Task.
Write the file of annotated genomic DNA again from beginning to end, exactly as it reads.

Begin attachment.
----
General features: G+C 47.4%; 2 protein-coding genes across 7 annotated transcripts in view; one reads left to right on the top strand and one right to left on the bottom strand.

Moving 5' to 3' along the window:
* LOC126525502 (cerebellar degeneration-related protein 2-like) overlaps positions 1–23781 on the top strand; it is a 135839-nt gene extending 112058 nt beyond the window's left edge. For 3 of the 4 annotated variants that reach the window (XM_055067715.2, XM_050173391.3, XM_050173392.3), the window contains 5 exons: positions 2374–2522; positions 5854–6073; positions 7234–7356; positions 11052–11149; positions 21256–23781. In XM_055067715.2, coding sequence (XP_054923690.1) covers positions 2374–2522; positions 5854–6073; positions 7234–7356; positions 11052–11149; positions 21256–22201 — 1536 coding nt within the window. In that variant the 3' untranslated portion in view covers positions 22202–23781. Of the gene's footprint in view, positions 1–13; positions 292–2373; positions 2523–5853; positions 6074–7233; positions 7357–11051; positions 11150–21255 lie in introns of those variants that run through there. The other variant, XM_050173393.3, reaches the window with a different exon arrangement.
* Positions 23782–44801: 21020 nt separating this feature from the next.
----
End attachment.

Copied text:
General features: G+C 47.4%; 2 protein-coding genes across 7 annotated transcripts in view; one reads left to right on the top strand and one right to left on the bottom strand.

Moving 5' to 3' along the window:
* LOC126525502 (cerebellar degeneration-related protein 2-like) overlaps positions 1–23781 on the top strand; it is a 135839-nt gene extending 112058 nt beyond the window's left edge. For 3 of the 4 annotated variants that reach the window (XM_055067715.2, XM_050173391.3, XM_050173392.3), the window contains 5 exons: positions 2374–2522; positions 5854–6073; positions 7234–7356; positions 11052–11149; positions 21256–23781. In XM_055067715.2, coding sequence (XP_054923690.1) covers positions 2374–2522; positions 5854–6073; positions 7234–7356; positions 11052–11149; positions 21256–22201 — 1536 coding nt within the window. In that variant the 3' untranslated portion in view covers positions 22202–23781. Of the gene's footprint in view, positions 1–13; positions 292–2373; positions 2523–5853; positions 6074–7233; positions 7357–11051; positions 11150–21255 lie in introns of those variants that run through there. The other variant, XM_050173393.3, reaches the window with a different exon arrangement.
* Positions 23782–44801: 21020 nt separating this feature from the next.